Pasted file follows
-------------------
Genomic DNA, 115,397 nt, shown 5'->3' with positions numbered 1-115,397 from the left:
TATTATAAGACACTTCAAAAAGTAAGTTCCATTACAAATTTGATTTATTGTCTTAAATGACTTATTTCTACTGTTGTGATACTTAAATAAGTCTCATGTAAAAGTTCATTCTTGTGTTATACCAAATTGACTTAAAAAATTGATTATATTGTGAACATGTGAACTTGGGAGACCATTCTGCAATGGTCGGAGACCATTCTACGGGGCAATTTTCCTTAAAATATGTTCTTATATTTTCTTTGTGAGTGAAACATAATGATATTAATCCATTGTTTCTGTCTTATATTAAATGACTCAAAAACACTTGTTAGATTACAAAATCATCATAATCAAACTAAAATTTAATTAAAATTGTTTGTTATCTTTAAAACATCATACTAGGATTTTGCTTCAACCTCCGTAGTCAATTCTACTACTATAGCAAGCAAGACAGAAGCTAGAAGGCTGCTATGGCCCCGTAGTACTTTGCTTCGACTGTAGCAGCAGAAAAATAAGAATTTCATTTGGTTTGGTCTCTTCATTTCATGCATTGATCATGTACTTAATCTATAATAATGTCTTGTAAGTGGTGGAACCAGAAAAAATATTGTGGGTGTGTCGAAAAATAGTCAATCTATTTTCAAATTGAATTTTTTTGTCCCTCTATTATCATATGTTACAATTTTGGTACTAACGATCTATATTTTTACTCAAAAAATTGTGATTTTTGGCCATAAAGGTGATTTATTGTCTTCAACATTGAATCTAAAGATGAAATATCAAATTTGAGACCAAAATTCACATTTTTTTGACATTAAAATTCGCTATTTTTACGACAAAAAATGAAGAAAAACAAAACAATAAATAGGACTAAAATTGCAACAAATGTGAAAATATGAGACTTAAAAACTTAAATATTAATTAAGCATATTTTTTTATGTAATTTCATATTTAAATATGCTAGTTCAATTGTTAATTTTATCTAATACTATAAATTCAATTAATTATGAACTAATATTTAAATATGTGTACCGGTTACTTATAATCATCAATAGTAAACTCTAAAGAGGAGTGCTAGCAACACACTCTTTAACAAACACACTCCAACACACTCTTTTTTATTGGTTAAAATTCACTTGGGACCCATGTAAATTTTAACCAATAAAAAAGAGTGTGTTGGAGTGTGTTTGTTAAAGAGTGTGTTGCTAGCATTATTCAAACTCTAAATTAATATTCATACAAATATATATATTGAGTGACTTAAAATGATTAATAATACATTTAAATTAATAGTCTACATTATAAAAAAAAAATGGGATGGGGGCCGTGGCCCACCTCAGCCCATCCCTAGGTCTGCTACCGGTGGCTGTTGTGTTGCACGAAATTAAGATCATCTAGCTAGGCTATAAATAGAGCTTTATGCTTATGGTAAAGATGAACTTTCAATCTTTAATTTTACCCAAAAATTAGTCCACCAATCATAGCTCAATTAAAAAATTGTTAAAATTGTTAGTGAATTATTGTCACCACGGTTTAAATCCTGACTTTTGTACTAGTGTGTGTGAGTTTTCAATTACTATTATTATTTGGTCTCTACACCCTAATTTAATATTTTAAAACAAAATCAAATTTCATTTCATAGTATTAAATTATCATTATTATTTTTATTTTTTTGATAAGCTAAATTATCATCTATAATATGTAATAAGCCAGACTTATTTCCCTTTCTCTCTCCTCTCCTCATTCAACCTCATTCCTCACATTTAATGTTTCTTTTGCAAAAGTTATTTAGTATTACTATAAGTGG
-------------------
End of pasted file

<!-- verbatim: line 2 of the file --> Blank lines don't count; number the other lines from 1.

TATTATAAGACACTTCAAAAAGTAAGTTCCATTACAAATTTGATTTATTGTCTTAAATGACTTATTTCTACTGTTGTGATACTTAAATAAGTCTCATGTAAAAGTTCATTCTTGTGTTATACCAAATTGACTTAAAAAATTGATTATATTGTGAACATGTGAACTTGGGAGACCATTCTGCAATGGTCGGAGACCATTCTACGGGGCAATTTTCCTTAAAATATGTTCTTATATTTTCTTTGTGAGTGAAACATAATGATATTAATCCATTGTTTCTGTCTTATATTAAATGACTCAAAAACACTTGTTAGATTACAAAATCATCATAATCAAACTAAAATTTAATTAAAATTGTTTGTTATCTTTAAAACATCATACTAGGATTTTGCTTCAACCTCCGTAGTCAATTCTACTACTATAGCAAGCAAGACAGAAGCTAGAAGGCTGCTATGGCCCCGTAGTACTTTGCTTCGACTGTAGCAGCAGAAAAATAAGAATTTCATTTGGTTTGGTCTCTTCATTTCATGCATTGATCATGTACTTAATCTATAATAATGTCTTGTAAGTGGTGGAACCAGAAAAAATATTGTGGGTGTGTCGAAAAATAGTCAATCTATTTTCAAATTGAATTTTTTTGTCCCTCTATTATCATATGTTACAATTTTGGTACTAACGATCTATATTTTTACTCAAAAAATTGTGATTTTTGGCCATAAAGGTGATTTATTGTCTTCAACATTGAATCTAAAGATGAAATATCAAATTTGAGACCAAAATTCACATTTTTTTGACATTAAAATTCGCTATTTTTACGACAAAAAATGAAGAAAAACAAAACAATAAATAGGACTAAAATTGCAACAAATGTGAAAATATGAGACTTAAAAACTTAAATATTAATTAAGCATATTTTTTTATGTAATTTCATATTTAAATATGCTAGTTCAATTGTTAATTTTATCTAATACTATAAATTCAATTAATTATGAACTAATATTTAAATATGTGTACCGGTTACTTATAATCATCAATAGTAAACTCTAAAGAGGAGTGCTAGCAACACACTCTTTAACAAACACACTCCAACACACTCTTTTTTATTGGTTAAAATTCACTTGGGACCCATGTAAATTTTAACCAATAAAAAAGAGTGTGTTGGAGTGTGTTTGTTAAAGAGTGTGTTGCTAGCATTATTCAAACTCTAAATTAATATTCATACAAATATATATATTGAGTGACTTAAAATGATTAATAATACATTTAAATTAATAGTCTACATTATAAAAAAAAAATGGGATGGGGGCCGTGGCCCACCTCAGCCCATCCCTAGGTCTGCTACCGGTGGCTGTTGTGTTGCACGAAATTAAGATCATCTAGCTAGGCTATAAATAGAGCTTTATGCTTATGGTAAAGATGAACTTTCAATCTTTAATTTTACCCAAAAATTAGTCCACCAATCATAGCTCAATTAAAAAATTGTTAAAATTGTTAGTGAATTATTGTCACCACGGTTTAAATCCTGACTTTTGTACTAGTGTGTGTGAGTTTTCAATTACTATTATTATTTGGTCTCTACACCCTAATTTAATATTTTAAAACAAAATCAAATTTCATTTCATAGTATTAAATTATCATTATTATTTTTATTTTTTTGATAAGCTAAATTATCATCTATAATATGTAATAAGCCAGACTTATTTCCCTTTCTCTCTCCTCTCCTCATTCAACCTCATTCCTCACATTTAATGTTTCTTTTGCAAAAGTTATTTAGTATTACTATAAGTGG